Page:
Since her appearance last week on ABC’s 20/20, former KBR contractor Jamie Leigh Jones has received a lot of attention, and understandably so. The 23-year-old Houston native alleges that in late July 2005, just four days after arriving in Baghdad’s Green Zone, several of her KBR colleagues slipped drugs into her drink and, after she’d passed out, took turns raping her. The following morning, KBR security officers escorted Jones to a U.S. Army hospital, where a military physician confirmed she’d been sexually assaulted. A rape kit was assembled, including doctors’ notes, photographs, and tissue swabs—the kind of evidence Jones would need to pursue criminal charges against her assailants. Then, without explanation, the physician handed the evidence over to the KBR security officer. Jones says that for the next 24 hours she was locked in a shipping container against her will and kept under armed guard, and was only rescued after the Gurkha guarding the door allowed her to use his cell phone to call her family in Texas, who, with the help of Rep. Ted Poe (R-Texas), arranged for her return to Houston.
Such was the story recounted today as Jones, Poe, and expert witness Scott Horton, a Columbia University law professor who specializes in contractor accountability issues, testified before the House subcommittee on crime, terrorism, and homeland security. As the three witnesses explained, no criminal charges have been brought in the case, in part, because much of the rape kit evidence—presumably while in the custody of KBR officials—has been lost. (Another contributing factor is that Jones’ employment contract included a binding arbitration agreement, preventing her from filing suit against the company. More on this subject is forthcoming from our own Stephanie Mencimer.)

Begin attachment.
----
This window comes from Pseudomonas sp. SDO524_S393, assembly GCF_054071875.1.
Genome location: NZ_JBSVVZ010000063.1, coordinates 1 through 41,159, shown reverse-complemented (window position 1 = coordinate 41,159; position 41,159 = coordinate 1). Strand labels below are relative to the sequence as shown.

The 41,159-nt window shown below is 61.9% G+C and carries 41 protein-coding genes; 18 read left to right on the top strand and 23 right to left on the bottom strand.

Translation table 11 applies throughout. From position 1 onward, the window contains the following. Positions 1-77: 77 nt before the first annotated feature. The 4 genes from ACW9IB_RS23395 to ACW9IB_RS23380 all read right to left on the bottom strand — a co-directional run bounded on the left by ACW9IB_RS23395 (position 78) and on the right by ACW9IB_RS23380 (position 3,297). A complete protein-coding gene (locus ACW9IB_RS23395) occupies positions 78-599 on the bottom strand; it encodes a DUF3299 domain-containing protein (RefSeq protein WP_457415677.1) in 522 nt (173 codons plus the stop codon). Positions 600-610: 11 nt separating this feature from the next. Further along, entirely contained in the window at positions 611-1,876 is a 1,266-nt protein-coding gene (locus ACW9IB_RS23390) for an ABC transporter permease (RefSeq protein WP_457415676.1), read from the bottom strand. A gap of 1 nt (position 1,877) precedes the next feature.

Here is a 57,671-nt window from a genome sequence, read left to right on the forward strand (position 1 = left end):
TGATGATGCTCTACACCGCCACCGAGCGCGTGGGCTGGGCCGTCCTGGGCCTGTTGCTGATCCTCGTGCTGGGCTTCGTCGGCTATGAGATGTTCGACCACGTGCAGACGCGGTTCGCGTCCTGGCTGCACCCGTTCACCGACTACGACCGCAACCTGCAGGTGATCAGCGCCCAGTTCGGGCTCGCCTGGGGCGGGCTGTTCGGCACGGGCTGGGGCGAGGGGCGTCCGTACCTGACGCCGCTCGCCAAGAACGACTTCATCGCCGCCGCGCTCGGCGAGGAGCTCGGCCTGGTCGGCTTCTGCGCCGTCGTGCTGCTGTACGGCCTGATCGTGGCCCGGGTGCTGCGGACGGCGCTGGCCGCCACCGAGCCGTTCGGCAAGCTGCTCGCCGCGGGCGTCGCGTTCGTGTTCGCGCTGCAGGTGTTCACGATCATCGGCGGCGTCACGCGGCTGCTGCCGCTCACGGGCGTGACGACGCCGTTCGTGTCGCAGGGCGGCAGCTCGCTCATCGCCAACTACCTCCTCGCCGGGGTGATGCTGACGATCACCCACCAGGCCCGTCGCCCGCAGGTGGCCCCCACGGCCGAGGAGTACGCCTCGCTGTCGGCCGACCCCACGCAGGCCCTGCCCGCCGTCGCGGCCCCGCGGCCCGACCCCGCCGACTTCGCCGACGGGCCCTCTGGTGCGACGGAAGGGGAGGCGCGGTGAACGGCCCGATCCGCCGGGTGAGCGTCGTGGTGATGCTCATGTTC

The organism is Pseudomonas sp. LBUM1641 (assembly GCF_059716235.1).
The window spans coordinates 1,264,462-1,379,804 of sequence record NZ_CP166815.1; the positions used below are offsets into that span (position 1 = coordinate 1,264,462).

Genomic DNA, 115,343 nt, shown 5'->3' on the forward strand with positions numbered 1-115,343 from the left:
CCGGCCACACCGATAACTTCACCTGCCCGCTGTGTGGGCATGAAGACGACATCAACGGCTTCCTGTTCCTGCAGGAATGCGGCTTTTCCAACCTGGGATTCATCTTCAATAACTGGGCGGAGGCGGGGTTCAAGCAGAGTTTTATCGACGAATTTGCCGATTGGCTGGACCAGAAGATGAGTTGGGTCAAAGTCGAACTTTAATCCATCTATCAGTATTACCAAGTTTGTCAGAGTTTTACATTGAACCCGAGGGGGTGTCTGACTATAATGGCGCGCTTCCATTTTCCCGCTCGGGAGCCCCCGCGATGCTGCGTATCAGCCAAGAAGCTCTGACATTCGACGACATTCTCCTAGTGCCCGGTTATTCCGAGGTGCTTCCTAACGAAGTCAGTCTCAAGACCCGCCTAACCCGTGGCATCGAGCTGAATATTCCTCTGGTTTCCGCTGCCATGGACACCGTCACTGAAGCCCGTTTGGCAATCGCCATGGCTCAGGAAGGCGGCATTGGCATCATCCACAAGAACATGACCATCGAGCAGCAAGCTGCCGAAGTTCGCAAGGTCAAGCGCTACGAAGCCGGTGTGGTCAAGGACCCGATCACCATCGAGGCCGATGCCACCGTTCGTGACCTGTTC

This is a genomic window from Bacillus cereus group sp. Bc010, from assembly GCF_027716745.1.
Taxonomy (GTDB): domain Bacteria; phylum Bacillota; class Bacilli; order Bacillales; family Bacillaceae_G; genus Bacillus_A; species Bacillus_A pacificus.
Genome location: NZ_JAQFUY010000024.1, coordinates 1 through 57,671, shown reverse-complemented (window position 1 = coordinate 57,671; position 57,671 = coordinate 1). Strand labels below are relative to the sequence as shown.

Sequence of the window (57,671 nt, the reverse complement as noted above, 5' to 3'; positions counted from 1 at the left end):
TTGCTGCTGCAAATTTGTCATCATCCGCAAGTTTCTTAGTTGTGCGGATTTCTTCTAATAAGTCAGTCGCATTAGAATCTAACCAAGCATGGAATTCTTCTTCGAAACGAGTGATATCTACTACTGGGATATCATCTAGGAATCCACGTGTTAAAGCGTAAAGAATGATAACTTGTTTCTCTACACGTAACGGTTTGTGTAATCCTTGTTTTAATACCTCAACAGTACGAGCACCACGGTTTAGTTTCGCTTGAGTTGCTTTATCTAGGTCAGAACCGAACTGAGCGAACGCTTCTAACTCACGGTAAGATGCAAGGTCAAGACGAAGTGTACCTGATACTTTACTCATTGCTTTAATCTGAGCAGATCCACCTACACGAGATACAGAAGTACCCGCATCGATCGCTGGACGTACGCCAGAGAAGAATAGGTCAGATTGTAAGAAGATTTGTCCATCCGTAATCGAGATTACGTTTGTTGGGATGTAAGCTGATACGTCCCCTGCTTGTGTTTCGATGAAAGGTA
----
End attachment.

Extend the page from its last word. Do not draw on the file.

As KBR employees working on contract for the U.S. Army, Jones’ attackers are almost certainly covered under the Military Extraterritorial Jurisdiction Act, more simply known as MEJA, which subjects all civilians working abroad with U.S. armed forces to a defined legal code. But in today’s hearing, several members of Congress drew attention to loopholes in the law, which may have enabled certain contractors to escape punishment for serious crimes. One obvious example involves the Blackwater contractors involved in the September 16 shooting in Baghdad’s Nisoor Square, which left 17 Iraqi civilians dead and another 24 wounded; the shooters were in Iraq under a State Department contract and therefore may not be prosecuted under current MEJA regulations.
In Jones’ case, MEJA seems to have fallen short for a different reason: a lack of investigative muscle in the Green Zone. According to Poe, the Department of Justice lacks investigators in Baghdad with responsibility for looking into crimes committed by private contractors against their own. Horton agreed, saying that the Justice Department “is effectively not present on the scene, does not have personnel deployed charged with conducting investigations, collecting evidence, and making preliminary decisions as to whether incidents are suitable for prosecution. This would require a team of FBI agents with appropriate training, including access to forensic labs and personnel.”
Shortcomings in the current law stand to be closed by an amendment to MEJA, sponsored by Rep. David Price (D-N.C.). The bill, approved by the House and now awaiting consideration by the Senate, would bring all civilians, no matter their contracting agency, under MEJA’s umbrella. More relevant to the Jones case, it would require the FBI to create “Theater Investigative Units” to look into civilian crimes and would mandate an annual FBI report to Congress, detailing the number of contractor-related complaints received, the number of cases referred to the attorney general for prosecution, and any recommended changes to the law that would better enable investigators to do their jobs.
For its part, the Justice Department refused to send a witness to today’s hearing despite being invited to do so, claiming that Jones’ case remains under investigation. Subcommittee members questioned the pace of the department’s efforts, suggesting that official inattention has allowed KBR to sweep things under the rug. Near the end of the hearing, Rep. Dan Lungren (R-Calif.) seemed to speak for both sides of the aisle when he said, “There’s something rotten in Denmark, and we better take care of it.”